Readers To Local Newspapers: “We’re Just Not That Into You”

Mar 13th, 2009 | By | Category: Commentary, Podcasting, Video

Local news as we know it is dead.

But that’s not the biggest problem facing newspapers today. 

A bigger problem is that most readers are telling their local newspapers “I’m just not that into you”.

According to the latest stats from Pew Research, fewer than half of Americans (43%) say that losing their local newspaper would hurt civic life in their community “a lot.” Even fewer (33%) say they would personally miss reading the local newspaper a lot if it were no longer available.

Those who on newspapers for their local news are much more likely to see the potential shutdown of a local paper as a significant loss:

  • More than half of regular newspaper readers (56%) say that if their local newspaper stopped publishing it would hurt the civic life of the community a lot;
  • An almost identical percentage (55%) says they would personally miss reading the paper if it were no longer available.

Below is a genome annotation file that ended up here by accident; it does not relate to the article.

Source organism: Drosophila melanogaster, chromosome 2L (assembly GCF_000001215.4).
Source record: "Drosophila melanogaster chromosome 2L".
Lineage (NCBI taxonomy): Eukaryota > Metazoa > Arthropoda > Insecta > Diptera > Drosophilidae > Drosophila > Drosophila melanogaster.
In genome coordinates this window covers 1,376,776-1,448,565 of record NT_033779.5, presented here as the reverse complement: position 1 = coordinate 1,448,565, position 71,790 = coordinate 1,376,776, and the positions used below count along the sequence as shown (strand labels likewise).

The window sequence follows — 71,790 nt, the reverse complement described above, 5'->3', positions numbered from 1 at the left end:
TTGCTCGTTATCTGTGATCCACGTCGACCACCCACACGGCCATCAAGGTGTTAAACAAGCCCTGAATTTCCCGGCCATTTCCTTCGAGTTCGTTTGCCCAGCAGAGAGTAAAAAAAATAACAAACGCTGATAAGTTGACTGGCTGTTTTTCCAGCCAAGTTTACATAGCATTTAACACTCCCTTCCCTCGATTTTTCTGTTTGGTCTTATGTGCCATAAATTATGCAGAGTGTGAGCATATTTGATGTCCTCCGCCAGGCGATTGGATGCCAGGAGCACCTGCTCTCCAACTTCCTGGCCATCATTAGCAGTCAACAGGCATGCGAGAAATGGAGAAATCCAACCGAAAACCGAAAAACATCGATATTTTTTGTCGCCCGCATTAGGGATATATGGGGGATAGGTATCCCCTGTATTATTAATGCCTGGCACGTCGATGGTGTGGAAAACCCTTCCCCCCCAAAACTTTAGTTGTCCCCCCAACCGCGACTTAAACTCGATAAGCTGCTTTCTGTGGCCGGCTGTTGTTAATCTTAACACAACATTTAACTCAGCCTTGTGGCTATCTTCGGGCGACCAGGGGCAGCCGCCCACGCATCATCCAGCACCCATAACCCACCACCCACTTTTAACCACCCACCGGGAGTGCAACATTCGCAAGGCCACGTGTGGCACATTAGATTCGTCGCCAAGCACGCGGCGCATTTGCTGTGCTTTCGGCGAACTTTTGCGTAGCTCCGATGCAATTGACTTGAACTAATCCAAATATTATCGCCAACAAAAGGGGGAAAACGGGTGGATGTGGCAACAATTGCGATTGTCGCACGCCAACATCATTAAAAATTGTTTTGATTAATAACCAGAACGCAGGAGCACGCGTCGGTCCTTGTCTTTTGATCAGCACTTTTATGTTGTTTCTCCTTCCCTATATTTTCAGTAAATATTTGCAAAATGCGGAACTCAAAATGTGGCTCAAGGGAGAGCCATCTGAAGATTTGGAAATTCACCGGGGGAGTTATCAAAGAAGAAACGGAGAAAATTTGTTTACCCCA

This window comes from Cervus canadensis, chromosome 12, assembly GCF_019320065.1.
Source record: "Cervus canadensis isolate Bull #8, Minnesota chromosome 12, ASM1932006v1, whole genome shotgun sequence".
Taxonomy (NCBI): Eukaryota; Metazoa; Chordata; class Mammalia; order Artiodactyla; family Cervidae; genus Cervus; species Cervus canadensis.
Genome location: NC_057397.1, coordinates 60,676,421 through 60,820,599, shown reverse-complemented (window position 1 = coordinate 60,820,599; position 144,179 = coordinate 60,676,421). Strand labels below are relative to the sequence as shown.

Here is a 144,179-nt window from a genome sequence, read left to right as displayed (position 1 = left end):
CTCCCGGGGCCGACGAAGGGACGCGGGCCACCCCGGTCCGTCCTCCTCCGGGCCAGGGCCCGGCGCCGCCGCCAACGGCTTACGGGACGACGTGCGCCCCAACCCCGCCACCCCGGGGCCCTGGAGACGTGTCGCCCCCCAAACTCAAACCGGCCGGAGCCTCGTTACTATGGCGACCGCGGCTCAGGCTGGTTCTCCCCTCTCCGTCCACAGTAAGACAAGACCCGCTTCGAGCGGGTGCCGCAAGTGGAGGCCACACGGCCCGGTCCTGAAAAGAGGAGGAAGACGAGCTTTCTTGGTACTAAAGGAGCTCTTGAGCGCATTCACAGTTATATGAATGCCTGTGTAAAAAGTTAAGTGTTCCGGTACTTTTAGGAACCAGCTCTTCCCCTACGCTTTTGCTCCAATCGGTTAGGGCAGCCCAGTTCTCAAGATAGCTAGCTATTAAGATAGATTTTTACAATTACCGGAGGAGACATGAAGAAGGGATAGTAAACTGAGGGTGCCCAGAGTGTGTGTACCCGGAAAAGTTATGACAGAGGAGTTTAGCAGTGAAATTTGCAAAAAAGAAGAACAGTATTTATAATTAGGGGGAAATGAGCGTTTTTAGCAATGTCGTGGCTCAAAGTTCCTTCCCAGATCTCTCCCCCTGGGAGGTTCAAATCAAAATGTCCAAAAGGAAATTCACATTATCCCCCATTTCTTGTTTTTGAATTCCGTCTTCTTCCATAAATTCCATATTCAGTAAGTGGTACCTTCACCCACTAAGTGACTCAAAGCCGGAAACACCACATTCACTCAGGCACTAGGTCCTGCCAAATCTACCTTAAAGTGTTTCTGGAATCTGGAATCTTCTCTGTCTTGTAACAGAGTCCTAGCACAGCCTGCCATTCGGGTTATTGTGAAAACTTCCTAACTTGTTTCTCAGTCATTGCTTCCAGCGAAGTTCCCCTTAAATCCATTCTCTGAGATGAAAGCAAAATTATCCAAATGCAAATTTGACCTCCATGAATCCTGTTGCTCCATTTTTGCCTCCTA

What do you think? Is the loss of local newspapers a loss for communities?

Or are you, like most people, just not that into local newspapers?

Newspapers’ Struggles

People are well aware of the financial problems facing newspapers.

  • More than half (53%) say they have heard “a lot” about the problems facing newspapers.
  • 31% say they have heard “a little.”
  • Only 15% say they have heard nothing at all.

When it comes to local news, more people say they get that news from local television stations than any other source:

  • About two-thirds (68%) say they regularly get local news from television reports or television station websites;
  • 48% say they regularly get news from local newspapers in print or online;
  • 34% say they get local news regularly from radio; and
  • 31% say they get their local news, more generally, from the internet.

While the portion that get their news from the Internet is smaller than radio or newspapers, this portion has risen from nothing to 31% in the last ten years or so. 

More bad news for print: fewer young people than older Americans say they would miss their local newspaper a lot if it were to close:

  • Less than a quarter of those younger than 40 (23%) say they would miss the local newspaper they read most often a lot if it were to go out of business or shut down. 
  • That compares with 33% of those ages 40 to 64 and 55% of those 65 and older.

Image: hyperscholar, via The Biz

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